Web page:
Drummer Sam Lay died at the age of 88 on Saturday, Fox News reported.
Lay. a blues drummer and vocalist, was best known for his time playing with Bob Dylan.
In addition, he drummed for Howlin’ Wolf, Muddy Waters and the Paul Butterfield Blues Band.
Lay died of natural causes, according to his label, Alligator Records.
According to music publication Pitchfork, he was having heart issues and was taken to a nursing facility near his home in Chicago. He died shortly after arrival.
Lay began drumming in the 1950s in Cleveland, Ohio and moved to Chicago, where he was a member of Howlin’ Wolf’s band.
He did drum work on Bob Dylan’s landmark 1965 album “Highway 61 Revisited.”
In addition, he was behind the drums during the legendary 1965 Newport Folk Festival appearance where Dylan went electric and horrified folk purists in attendance.
Lay’s label, Alligator Records, said the drummer was known for his “trademark, hard-to-copy ‘double-shuffle’” drumming, based on the rhythms of clapping in church he learned during his childhood.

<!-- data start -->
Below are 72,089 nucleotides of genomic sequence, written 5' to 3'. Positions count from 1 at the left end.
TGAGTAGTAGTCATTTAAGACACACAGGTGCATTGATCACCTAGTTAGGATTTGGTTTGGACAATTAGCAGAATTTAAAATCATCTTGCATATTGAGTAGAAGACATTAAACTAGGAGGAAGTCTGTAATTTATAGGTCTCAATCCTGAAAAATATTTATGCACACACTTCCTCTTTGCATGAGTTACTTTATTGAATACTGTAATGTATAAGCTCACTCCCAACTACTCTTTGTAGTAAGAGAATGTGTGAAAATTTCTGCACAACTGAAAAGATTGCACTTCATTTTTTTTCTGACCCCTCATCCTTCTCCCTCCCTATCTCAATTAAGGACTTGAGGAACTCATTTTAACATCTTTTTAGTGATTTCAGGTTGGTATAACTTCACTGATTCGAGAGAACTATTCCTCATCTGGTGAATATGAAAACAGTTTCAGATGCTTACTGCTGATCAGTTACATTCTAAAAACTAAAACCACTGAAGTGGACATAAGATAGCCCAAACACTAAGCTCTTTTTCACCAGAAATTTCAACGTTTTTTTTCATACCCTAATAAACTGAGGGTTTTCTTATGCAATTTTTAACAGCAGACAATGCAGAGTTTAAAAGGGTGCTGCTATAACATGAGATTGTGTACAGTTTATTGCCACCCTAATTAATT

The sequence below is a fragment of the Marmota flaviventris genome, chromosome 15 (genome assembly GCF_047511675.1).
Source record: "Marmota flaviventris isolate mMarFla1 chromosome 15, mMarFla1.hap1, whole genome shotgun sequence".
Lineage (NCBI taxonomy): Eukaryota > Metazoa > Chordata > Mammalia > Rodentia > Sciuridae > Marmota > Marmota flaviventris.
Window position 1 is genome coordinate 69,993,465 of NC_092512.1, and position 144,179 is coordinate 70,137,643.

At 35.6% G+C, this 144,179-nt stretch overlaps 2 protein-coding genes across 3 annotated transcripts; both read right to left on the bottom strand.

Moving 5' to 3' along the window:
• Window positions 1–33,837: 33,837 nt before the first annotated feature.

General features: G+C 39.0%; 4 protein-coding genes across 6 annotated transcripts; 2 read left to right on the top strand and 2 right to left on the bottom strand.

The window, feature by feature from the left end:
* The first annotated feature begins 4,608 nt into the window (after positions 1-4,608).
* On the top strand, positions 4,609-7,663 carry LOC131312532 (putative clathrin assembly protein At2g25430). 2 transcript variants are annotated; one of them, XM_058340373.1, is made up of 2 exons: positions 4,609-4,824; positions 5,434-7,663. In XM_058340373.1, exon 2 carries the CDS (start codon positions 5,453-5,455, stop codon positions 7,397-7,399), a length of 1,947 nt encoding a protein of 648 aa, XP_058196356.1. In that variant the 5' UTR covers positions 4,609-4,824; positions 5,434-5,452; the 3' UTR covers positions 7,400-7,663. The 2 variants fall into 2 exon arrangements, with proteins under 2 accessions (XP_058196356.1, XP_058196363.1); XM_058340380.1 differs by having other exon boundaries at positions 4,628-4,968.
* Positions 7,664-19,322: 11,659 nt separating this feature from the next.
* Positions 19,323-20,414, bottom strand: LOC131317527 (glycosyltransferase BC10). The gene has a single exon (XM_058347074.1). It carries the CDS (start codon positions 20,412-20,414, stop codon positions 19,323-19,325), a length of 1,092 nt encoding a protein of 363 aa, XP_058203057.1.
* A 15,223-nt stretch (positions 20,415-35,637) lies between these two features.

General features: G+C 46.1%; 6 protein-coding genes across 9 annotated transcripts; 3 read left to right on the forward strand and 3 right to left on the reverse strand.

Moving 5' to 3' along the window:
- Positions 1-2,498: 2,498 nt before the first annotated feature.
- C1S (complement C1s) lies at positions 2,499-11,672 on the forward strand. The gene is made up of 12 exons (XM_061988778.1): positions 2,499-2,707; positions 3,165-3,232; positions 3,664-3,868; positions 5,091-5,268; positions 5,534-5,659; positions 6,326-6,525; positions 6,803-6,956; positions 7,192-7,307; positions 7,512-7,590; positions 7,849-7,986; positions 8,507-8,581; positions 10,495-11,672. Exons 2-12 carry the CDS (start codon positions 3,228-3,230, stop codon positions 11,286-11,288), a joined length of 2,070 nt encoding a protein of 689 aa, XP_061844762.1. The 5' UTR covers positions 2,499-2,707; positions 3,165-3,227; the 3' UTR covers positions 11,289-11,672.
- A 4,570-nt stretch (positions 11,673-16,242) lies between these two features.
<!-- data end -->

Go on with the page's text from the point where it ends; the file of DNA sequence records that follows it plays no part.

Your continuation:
“In recent years, Lay served as the last living link between the present and the late musicians that had shaped the blues,” Pitchfork reported.
“He was nominated for a Grammy in 1998 for his performances on the ‘Tribute to Howlin’ Wolf’ compilation. In 2003, Lay was featured in Martin Scorcese’s PBS documentary series ‘The History of the Blues,’ and he was the subject of the 2009 documentary ‘Sam Lay in Bluesland.’
“He last performed in 2018 at the Chicago Blues Festival.”
He was also inducted into the Rock and Roll Hall of Fame as a member of the Paul Butterfield Blues Band in 2015.
“Words can’t describe it if you like blues like I do,” Lay said at the time.
“I enjoyed the moment of it, and everybody that was in that band, I enjoyed,” he continued.
“I learned a lot from everybody in there, and they claim they learned a lot from me.”